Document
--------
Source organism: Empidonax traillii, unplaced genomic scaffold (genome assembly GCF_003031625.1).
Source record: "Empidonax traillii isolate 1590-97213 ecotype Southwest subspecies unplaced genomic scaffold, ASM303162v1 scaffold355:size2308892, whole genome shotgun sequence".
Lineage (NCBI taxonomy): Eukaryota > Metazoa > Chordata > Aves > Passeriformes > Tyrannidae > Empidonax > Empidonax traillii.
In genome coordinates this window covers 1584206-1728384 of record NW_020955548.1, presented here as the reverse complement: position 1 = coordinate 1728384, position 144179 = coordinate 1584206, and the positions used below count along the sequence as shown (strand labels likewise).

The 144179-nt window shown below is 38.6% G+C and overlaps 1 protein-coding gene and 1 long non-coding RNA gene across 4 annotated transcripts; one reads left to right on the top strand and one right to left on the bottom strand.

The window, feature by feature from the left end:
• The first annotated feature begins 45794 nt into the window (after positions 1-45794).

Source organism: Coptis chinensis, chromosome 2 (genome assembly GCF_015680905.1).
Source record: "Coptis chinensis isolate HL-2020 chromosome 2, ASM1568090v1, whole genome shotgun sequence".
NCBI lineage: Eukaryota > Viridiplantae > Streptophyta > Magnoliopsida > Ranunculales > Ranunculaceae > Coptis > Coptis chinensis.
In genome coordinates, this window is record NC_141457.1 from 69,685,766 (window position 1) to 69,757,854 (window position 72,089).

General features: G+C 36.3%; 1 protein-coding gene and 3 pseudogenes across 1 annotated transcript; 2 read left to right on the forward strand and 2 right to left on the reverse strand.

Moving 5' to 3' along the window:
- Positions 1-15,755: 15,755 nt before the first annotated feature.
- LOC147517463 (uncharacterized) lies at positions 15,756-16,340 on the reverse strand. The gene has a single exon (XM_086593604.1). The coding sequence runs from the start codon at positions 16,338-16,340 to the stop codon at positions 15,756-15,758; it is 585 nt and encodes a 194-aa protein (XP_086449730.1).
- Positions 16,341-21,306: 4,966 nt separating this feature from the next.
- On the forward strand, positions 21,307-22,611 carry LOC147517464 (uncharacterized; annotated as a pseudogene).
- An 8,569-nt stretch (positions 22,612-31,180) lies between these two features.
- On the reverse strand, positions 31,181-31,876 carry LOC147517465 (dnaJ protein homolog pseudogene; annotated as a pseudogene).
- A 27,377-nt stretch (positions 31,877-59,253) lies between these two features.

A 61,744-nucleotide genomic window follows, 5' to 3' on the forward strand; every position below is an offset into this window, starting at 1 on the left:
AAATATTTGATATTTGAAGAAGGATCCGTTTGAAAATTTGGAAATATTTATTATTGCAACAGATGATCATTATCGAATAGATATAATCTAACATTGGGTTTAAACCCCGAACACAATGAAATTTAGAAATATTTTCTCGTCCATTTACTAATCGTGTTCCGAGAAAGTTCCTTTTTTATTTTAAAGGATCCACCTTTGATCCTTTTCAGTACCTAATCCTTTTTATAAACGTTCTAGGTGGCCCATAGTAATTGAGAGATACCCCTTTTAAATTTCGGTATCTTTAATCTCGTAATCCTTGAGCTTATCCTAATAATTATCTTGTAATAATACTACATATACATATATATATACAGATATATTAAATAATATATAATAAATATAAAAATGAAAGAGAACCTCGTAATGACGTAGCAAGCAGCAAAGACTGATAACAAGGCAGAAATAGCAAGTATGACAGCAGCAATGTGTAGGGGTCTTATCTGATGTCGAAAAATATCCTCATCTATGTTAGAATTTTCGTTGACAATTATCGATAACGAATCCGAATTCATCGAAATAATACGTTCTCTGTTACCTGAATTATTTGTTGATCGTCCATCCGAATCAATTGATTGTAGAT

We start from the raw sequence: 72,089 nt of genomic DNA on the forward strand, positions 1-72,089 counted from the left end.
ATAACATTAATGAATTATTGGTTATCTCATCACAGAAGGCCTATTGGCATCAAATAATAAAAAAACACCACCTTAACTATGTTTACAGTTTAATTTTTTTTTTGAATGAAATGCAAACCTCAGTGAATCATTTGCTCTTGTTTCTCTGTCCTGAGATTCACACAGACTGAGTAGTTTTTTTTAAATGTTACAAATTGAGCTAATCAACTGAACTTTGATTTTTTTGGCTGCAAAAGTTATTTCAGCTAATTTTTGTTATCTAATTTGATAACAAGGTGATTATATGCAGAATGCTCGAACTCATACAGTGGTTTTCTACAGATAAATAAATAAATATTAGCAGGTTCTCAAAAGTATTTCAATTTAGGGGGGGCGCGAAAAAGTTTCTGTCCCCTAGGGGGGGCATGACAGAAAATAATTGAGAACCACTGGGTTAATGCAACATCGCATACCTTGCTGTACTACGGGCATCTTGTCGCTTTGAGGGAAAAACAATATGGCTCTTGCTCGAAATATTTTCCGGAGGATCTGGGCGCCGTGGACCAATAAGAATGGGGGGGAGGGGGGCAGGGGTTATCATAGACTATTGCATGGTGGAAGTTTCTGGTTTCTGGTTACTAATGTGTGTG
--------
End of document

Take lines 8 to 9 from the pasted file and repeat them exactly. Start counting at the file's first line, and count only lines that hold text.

Source organism: Coptis chinensis, chromosome 2 (genome assembly GCF_015680905.1).
Source record: "Coptis chinensis isolate HL-2020 chromosome 2, ASM1568090v1, whole genome shotgun sequence".